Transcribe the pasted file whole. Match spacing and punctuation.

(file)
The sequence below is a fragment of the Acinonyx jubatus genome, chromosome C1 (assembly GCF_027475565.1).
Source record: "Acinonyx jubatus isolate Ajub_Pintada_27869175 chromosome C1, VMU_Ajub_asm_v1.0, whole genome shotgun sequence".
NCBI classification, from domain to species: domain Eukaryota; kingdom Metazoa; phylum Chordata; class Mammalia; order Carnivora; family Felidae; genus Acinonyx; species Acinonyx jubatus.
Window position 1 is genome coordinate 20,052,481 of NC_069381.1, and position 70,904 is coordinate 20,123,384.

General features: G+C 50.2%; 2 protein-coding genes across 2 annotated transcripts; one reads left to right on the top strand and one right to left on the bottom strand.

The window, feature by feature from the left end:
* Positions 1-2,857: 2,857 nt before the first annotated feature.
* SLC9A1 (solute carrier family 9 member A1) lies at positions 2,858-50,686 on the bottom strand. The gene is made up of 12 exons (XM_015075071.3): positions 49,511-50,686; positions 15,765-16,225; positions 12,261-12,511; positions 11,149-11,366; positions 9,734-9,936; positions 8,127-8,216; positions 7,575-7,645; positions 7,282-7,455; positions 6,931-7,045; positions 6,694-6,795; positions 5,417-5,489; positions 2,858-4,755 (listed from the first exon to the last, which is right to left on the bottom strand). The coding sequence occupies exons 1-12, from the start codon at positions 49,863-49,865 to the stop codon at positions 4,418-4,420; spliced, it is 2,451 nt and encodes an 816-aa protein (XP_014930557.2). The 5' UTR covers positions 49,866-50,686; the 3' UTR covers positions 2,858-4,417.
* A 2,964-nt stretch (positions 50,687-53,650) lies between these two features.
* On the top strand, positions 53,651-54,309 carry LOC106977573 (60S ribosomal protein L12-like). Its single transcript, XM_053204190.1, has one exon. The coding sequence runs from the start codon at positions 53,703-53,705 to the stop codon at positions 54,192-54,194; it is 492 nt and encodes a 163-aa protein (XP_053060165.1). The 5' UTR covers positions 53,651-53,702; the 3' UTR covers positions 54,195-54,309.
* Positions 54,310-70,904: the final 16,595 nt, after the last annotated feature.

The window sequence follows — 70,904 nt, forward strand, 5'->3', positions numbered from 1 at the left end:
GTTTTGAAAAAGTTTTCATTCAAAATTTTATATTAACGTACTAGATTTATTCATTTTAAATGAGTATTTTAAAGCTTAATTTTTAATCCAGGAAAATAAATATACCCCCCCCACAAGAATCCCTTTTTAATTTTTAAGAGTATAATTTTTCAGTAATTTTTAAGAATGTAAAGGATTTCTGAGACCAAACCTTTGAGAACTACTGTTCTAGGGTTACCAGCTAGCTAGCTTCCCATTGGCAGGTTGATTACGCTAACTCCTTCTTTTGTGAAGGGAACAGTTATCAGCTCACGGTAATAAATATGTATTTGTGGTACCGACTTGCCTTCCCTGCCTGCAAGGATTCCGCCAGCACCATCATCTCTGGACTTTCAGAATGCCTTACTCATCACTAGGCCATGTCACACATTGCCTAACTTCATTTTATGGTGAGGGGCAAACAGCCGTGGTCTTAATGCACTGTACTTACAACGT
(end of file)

The sequence below is a fragment of the Acinonyx jubatus genome, chromosome C1 (assembly GCF_027475565.1).
Source record: "Acinonyx jubatus isolate Ajub_Pintada_27869175 chromosome C1, VMU_Ajub_asm_v1.0, whole genome shotgun sequence".
NCBI classification, from domain to species: domain Eukaryota; kingdom Metazoa; phylum Chordata; class Mammalia; order Carnivora; family Felidae; genus Acinonyx; species Acinonyx jubatus.
Window position 1 is genome coordinate 20,052,481 of NC_069381.1, and position 70,904 is coordinate 20,123,384.

General features: G+C 50.2%; 2 protein-coding genes across 2 annotated transcripts; one reads left to right on the top strand and one right to left on the bottom strand.

The window, feature by feature from the left end:
* Positions 1-2,857: 2,857 nt before the first annotated feature.
* SLC9A1 (solute carrier family 9 member A1) lies at positions 2,858-50,686 on the bottom strand. The gene is made up of 12 exons (XM_015075071.3): positions 49,511-50,686; positions 15,765-16,225; positions 12,261-12,511; positions 11,149-11,366; positions 9,734-9,936; positions 8,127-8,216; positions 7,575-7,645; positions 7,282-7,455; positions 6,931-7,045; positions 6,694-6,795; positions 5,417-5,489; positions 2,858-4,755 (listed from the first exon to the last, which is right to left on the bottom strand). The coding sequence occupies exons 1-12, from the start codon at positions 49,863-49,865 to the stop codon at positions 4,418-4,420; spliced, it is 2,451 nt and encodes an 816-aa protein (XP_014930557.2). The 5' UTR covers positions 49,866-50,686; the 3' UTR covers positions 2,858-4,417.
* A 2,964-nt stretch (positions 50,687-53,650) lies between these two features.
* On the top strand, positions 53,651-54,309 carry LOC106977573 (60S ribosomal protein L12-like). Its single transcript, XM_053204190.1, has one exon. The coding sequence runs from the start codon at positions 53,703-53,705 to the stop codon at positions 54,192-54,194; it is 492 nt and encodes a 163-aa protein (XP_053060165.1). The 5' UTR covers positions 53,651-53,702; the 3' UTR covers positions 54,195-54,309.
* Positions 54,310-70,904: the final 16,595 nt, after the last annotated feature.

The window sequence follows — 70,904 nt, forward strand, 5'->3', positions numbered from 1 at the left end:
GTTTTGAAAAAGTTTTCATTCAAAATTTTATATTAACGTACTAGATTTATTCATTTTAAATGAGTATTTTAAAGCTTAATTTTTAATCCAGGAAAATAAATATACCCCCCCCACAAGAATCCCTTTTTAATTTTTAAGAGTATAATTTTTCAGTAATTTTTAAGAATGTAAAGGATTTCTGAGACCAAACCTTTGAGAACTACTGTTCTAGGGTTACCAGCTAGCTAGCTTCCCATTGGCAGGTTGATTACGCTAACTCCTTCTTTTGTGAAGGGAACAGTTATCAGCTCACGGTAATAAATATGTATTTGTGGTACCGACTTGCCTTCCCTGCCTGCAAGGATTCCGCCAGCACCATCATCTCTGGACTTTCAGAATGCCTTACTCATCACTAGGCCATGTCACACATTGCCTAACTTCATTTTATGGTGAGGGGCAAACAGCCGTGGTCTTAATGCACTGTACTTACAACGT